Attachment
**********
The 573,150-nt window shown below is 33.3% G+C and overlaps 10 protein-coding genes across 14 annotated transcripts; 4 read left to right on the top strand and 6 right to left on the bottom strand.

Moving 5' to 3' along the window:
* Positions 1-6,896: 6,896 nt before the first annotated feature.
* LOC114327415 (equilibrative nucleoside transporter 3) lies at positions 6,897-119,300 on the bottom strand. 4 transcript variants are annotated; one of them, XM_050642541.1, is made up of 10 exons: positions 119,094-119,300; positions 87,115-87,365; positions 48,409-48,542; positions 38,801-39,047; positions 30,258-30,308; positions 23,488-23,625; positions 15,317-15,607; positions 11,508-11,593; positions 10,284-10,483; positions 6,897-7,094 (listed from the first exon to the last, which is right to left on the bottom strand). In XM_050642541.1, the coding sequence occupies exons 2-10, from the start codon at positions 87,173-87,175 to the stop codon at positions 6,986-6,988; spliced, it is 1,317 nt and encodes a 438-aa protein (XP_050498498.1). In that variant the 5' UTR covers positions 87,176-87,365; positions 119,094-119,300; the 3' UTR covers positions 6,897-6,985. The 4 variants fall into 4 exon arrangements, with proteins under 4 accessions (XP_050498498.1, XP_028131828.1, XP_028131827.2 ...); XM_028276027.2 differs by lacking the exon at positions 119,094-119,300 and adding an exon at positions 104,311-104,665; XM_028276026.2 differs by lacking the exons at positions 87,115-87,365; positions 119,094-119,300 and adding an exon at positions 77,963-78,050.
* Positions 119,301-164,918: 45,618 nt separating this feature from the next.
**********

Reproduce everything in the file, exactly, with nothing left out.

The 573,150-nt window shown below is 33.3% G+C and overlaps 10 protein-coding genes across 14 annotated transcripts; 4 read left to right on the top strand and 6 right to left on the bottom strand.

Moving 5' to 3' along the window:
* Positions 1-6,896: 6,896 nt before the first annotated feature.
* LOC114327415 (equilibrative nucleoside transporter 3) lies at positions 6,897-119,300 on the bottom strand. 4 transcript variants are annotated; one of them, XM_050642541.1, is made up of 10 exons: positions 119,094-119,300; positions 87,115-87,365; positions 48,409-48,542; positions 38,801-39,047; positions 30,258-30,308; positions 23,488-23,625; positions 15,317-15,607; positions 11,508-11,593; positions 10,284-10,483; positions 6,897-7,094 (listed from the first exon to the last, which is right to left on the bottom strand). In XM_050642541.1, the coding sequence occupies exons 2-10, from the start codon at positions 87,173-87,175 to the stop codon at positions 6,986-6,988; spliced, it is 1,317 nt and encodes a 438-aa protein (XP_050498498.1). In that variant the 5' UTR covers positions 87,176-87,365; positions 119,094-119,300; the 3' UTR covers positions 6,897-6,985. The 4 variants fall into 4 exon arrangements, with proteins under 4 accessions (XP_050498498.1, XP_028131828.1, XP_028131827.2 ...); XM_028276027.2 differs by lacking the exon at positions 119,094-119,300 and adding an exon at positions 104,311-104,665; XM_028276026.2 differs by lacking the exons at positions 87,115-87,365; positions 119,094-119,300 and adding an exon at positions 77,963-78,050.
* Positions 119,301-164,918: 45,618 nt separating this feature from the next.